Love Stallion – ‘Unforgettable Ride’   Leave a comment

Emulating the masters of old school rock ‘n’ roll, Love Stallion are a hard rock band, with all the glitz and flamboyance to prove it.

Originating as a trial experiment, via a momentary creative surge, resulting in their first track, ‘Big Rock Radio’, outside a venue in 2013, the founding members, duo Aaron Hart and Crayton Huntley (a.k.a. Rob Mclemore) performed their debut gig on May 1st, 2015, at The Walnut Room, Denver, to an intimate gathering.

Influenced by 70’s and 80’s rockers David Lee Roth, Freddie Mercury, Van Halen, Kiss and Def Leppard, the guys brought a new member (Aero X – oka Aero Marquez) on board, just as their audiences grew, with their live appearances. Soon, their energised gigs and glam look became renowned.

On June 2nd, 2018, their track, ‘Unforgettable Drive’, produced by Steve Avedis (Tony Bennett, NSYNC), at Colorado Sound Studios, was released. Their debut video single, ‘Slow Release’, came out in March 2018. It hit number 1 in the IndiMusic TV charts and number 4 on iTunes Canada Rock Charts. It’s follow-up, ‘Big Rock Radio’, has been charted on the Airplay Today rock charts, through which, it’s also had radio play. Their current single and video, ‘Valentine’, launched in January 2019, after acclaimed shows, opening for Steel Panther, LA Guns, etc.

Love Stallion are currently promoting their album, ‘Unforgettable Ride’.

Slow Release – Drumstick click intro, leading smoothly into a classic old school R&R sound. Definitely very glam, from the off. Vocals surprisingly soft, in places, but still managing to hit the mark. Something of an effortless air to it. Everything just blends and synchs, in that traditional rock ‘n’ roll way. Good start.

Ignite The Night – Similar intro, with a very slightly heavier touch on percussion. This is very resonant of Poison’s ‘Nothin’ But A Good Time’. Softer rock emphasis than there could be, but musically, it’s a decent performance. Good vocal harmony in the finale.

Big Rock Radio – Riff intro, placing a very slightly edgier spin on it, though it’s still a smaller sound than it has the potential to be. Again, the performance skills are unarguably capable. The rhythms, melodies, lyrics and delivery are all very typically classic rock. They convey the meaning well. It’s much like being transported back in time. Seamless track, ending with a well-placed drum finale and the vocal strength remains.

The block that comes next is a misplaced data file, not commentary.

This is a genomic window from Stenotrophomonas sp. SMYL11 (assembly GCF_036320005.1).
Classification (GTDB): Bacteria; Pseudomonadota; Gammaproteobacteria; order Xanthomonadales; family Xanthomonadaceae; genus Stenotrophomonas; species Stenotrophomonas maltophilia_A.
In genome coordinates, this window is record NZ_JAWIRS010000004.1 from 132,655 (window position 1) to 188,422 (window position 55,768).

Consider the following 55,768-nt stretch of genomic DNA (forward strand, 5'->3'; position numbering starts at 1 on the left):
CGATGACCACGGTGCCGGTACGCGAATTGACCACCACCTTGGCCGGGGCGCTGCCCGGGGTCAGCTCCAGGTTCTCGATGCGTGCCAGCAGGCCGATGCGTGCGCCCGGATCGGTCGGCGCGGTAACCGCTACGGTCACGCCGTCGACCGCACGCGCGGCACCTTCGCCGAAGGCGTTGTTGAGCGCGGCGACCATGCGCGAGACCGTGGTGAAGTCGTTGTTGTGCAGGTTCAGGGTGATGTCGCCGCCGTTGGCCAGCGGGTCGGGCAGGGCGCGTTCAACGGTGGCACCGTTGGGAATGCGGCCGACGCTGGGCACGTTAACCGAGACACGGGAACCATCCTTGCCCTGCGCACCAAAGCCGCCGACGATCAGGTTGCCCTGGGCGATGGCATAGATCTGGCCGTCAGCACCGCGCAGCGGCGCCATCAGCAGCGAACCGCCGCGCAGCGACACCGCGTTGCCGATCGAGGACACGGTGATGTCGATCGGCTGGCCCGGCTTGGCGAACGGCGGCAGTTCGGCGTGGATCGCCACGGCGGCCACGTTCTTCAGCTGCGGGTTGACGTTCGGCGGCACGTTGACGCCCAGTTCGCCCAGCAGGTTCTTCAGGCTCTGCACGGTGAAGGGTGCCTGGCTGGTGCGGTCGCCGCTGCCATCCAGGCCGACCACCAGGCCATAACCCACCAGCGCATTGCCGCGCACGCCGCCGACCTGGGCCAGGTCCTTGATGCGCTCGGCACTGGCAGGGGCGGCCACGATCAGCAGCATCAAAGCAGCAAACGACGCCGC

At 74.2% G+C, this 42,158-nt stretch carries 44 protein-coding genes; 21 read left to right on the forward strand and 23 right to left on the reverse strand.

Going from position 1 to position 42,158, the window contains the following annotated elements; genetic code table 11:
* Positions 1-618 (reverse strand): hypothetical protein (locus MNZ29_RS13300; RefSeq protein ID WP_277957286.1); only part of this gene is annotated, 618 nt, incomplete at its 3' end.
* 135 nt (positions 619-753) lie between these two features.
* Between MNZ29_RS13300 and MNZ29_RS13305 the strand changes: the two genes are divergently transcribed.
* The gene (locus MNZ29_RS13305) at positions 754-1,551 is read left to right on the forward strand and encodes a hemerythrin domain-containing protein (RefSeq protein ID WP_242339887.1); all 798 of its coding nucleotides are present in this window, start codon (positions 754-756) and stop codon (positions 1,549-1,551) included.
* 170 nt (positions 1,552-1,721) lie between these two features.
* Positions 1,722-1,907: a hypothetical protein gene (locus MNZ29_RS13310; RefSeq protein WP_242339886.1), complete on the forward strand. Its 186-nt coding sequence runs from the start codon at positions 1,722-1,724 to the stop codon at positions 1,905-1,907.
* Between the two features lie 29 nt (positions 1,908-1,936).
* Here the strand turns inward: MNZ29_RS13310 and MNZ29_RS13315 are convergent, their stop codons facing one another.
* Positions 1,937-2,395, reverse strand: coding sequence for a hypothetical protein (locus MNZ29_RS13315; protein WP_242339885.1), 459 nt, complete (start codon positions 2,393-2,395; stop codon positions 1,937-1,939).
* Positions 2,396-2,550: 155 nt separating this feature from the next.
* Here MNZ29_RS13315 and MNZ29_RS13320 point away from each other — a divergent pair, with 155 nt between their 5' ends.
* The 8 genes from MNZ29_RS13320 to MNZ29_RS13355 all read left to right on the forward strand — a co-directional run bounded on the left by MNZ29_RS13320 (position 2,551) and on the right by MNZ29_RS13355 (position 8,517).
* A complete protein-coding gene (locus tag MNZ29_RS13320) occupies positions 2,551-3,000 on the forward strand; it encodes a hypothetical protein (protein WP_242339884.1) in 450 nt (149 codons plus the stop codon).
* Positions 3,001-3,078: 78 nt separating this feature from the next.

Lazy Summer Dream – Melodic, quiescent riff intro, carefully plucked, in combo with the poignant lyrics. The mood heightens, intermittently, as displayed in the growing strength of the accompaniments. Once more, everything fits well together. There’s a sense in which it alternates between glam rock and soft, easy listening rock. Always competently handled, it just speaks more of sounds such as The Eagles and Fleetwood Mac than the glammier bands within ‘LSD’. (Play on words, in that acronym?)

Hide Me Away – Coming straight in again, with a heavier sound, this time, much more like the glam rock of old. Quite an easy rhythm and melody here. It’s got the kind of lyrical sentiment easily accessible to most and it just glides forward, with ease. Very light-hearted vibe about ‘HMA’.

Tinker Toys – Opening with a louder drum hit and a heavier feel, but soon reverting back to the vocal gentility that sometimes seems just a little out of place within an edgier accompaniment. They do show hints of grit in places, but are generally, just inherently softer than expected in a sound attempting to be rocky. Bizarre theme for this track, too. The musical competence is still indisputable, however.

Valentine – A slower fade in, pushing the song out and into a melancholic sentiment. Oh no, this is the kind of Valentine no one wants to hear. It’s at this point that the opportunity to create a genuinely upbeat, rocky song is wasted, in place of sadness and gloom. Some forms of emotional projection within rock music are just inadvisable. This is one.

High Time – Thank rock for that! A nice uplifting intro, much more like the kind of rock that passes for listenable. While it may seem derivative, it’s still a relief, does contain some slightly bluesier aspects and features some feminine vocals, adding a much needed edge. Actually, this gets better and better and would definitely be my choice of repeat listens, amongst the rest.

Trans Am – Car wheels skidding intro. Right into a plainly rockier sound, with a much more well-defined edge, but still, those vocals are just a little lacking in natural rock authenticity. Well played riff melodies and the timing is spot on. One or two good traditional arrangements and a riff scale here and there, adding that harder flavour, but it could have done with that from the start.

Overall – ‘Unforgettable Ride’, whilst displaying some aptly glam rock sounds and clear enthusiasm for the same, comes across as much more soft rock/easy listening rock and whilst borrowing much from the classic bands of the glam rock era, just rocks a naturally softer sound. Performance wise, no issue at all. LS are strong and proficient musicians. Largely, though, the vocal style and presentation of many of the tracks just aren’t suited to the heavier sound they’re trying to convey. It doesn’t excite. The passion is there, but in terms of a hard rock sound, the authenticity isn’t.

7/10 *******

For fans of Poison, The Eagles, Rush.

Posted March 31, 2019 by jennytate in Uncategorized

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